So, if it's not wilful bad behaviour, and kids will "do well if they can," what's the problem?
Lagging skills, and unsolved problems.
These were a complete eye opener for me. Not only do my children score incredibly highly on the lagging skills list, I do too! We are all "explosive," we all could be termed "behaviourally challenging" (a term that Dr Greene does admit isn't perfect, but it's better than most of the other available 'labels') and I now know why. We simply (though it's not simple to change) don't have the skills a lot of other people have to cope with demands, problem solving, maintaining focus, handling transitions and change etc. I'm not going to list them all - you'll have to read the book for that - I will say that out of twenty-four lagging skills listed on pages 34 & 35, I have fifteen. I'm not sharing my children's scores as it's not my data to share, but I was shocked that I scored so highly. The good news is that by following the suggestions in the book, my lagging skills will be improved over time in conjunction with my children's. How cool is that?
Greene goes on to talk about the "truth about consequences," which tend to be the go-to parenting strategies (and the cornerstone of unsolicited advice, usually given alongside lines such as "making a rod for your own back," and "in my day, children got a good slap.") Needless to say, Greene asserts that traditional parenting methods using consequences and a "do as I say" attitude doesn't work. Let's face it, if it did, you wouldn't be reading the book. There's a lot more to it than the example I've given but, again, you'll need to read the book.
Following these truths, Greene describes the three plans which parents can (though possibly shouldn't in one case) use to address unsolved problems with their children:
Plan A - "Solving a problem unilaterally through the imposition of adult will." Spoiler alert: this is what you're probably doing already, and it's unlikely to work with children (and adults) who have a number of "lagging skills" - if it did, you wouldn't have any unsolved problems.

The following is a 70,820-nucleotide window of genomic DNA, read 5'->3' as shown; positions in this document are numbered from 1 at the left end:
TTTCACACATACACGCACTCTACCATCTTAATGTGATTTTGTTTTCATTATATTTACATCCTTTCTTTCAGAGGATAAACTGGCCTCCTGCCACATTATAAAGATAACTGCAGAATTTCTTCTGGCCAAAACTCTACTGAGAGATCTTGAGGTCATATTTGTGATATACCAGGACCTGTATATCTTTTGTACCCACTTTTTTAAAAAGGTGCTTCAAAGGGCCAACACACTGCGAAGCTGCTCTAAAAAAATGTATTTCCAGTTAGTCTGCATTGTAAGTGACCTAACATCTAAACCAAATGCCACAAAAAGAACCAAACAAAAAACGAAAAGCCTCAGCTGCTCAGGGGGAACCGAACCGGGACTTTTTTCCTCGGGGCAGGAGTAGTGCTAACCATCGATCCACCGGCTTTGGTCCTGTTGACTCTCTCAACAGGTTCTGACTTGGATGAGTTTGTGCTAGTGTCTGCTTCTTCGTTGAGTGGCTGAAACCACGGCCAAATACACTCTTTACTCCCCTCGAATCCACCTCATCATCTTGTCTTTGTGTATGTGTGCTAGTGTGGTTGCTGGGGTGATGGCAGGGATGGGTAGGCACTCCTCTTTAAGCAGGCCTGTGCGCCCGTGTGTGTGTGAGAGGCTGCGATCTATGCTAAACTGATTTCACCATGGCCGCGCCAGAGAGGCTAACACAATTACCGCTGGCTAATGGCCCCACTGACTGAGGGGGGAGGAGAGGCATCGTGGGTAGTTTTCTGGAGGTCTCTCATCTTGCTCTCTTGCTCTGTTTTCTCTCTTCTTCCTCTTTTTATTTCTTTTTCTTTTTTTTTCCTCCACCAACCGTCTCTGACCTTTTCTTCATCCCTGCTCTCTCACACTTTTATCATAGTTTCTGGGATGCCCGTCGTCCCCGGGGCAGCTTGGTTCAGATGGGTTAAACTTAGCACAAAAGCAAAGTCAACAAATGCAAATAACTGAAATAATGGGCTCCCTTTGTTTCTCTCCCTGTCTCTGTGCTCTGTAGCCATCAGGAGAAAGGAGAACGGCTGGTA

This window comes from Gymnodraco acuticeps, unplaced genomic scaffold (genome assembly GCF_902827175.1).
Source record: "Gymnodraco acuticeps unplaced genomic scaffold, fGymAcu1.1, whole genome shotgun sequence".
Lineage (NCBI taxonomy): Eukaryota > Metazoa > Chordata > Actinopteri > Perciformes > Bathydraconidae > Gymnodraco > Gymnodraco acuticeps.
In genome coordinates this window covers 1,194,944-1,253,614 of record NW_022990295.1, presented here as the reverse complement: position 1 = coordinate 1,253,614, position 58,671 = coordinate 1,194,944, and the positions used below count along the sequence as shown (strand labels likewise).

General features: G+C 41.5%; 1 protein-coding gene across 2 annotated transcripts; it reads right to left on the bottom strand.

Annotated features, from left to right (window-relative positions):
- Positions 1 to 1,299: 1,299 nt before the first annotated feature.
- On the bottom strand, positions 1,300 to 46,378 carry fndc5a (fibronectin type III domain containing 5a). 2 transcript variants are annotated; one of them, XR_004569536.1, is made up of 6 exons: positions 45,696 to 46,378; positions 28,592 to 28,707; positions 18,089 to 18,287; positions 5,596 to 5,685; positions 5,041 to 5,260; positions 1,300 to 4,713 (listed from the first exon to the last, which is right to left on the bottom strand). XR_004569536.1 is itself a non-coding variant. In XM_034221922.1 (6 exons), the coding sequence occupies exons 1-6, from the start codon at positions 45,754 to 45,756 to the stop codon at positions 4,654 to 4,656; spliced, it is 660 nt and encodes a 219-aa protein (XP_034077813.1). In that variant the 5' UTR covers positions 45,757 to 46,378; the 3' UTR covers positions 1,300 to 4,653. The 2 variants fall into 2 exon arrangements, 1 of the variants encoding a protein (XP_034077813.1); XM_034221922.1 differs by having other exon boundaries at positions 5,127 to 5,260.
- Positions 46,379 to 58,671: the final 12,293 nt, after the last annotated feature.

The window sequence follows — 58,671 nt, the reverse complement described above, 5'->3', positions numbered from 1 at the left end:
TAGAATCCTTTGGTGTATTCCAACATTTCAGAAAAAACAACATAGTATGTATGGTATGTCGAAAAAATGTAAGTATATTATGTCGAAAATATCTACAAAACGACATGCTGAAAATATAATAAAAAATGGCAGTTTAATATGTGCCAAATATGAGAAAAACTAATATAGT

Plan B - "Solving a problem collaboratively." Sorry, another spoiler: this is the whole point of the book, and the plan that you're encouraged to follow. The rest of the book talks you though how to do this with your child - including a section on how to collaboratively problem solve with children who have little or no spoken communication.
Plan C - "Setting aside an unsolved problem, at least for now." This isn't "giving up." It's not "letting the child 'win.'" It's deciding that some unsolved problems are not high priorities, and they are ones you'll come back to later. This doesn't mean that you use Plan A for them in the interim - you literally set them aside. I know I'm going to struggle with this part, but reading the rationale behind it, I know it's important I do.
The rest of the book talks you through Plan B: the hows, whens, whats, and whos. There's a chapter dedicated to talking you though how Plan B would work in a school setting, and I think it's an important book for educators to read.
The main points I've taken away are:
- That quote I've already used: "Kids do well if they can."
- Behaviours which challenge aren't designed to manipulate, and they're not because a child 'can't be bothered' to do what's being asked of them.
- Plan A - the style that's adopted by the majority of adults - doesn't help a child solve problems more effectively.
- Plan A teaches a child that they must submit and do what they're told at all cost.
- Plan B ensures that everyone's needs are met.
- Unsolved problems and lagging skills are the issue, not the child or their behaviours.
- Adults need to learn how to actively listen to children.
- That just because we've struggled with all of this, it doesn't mean I'm a bad parent, or that they're bad kids.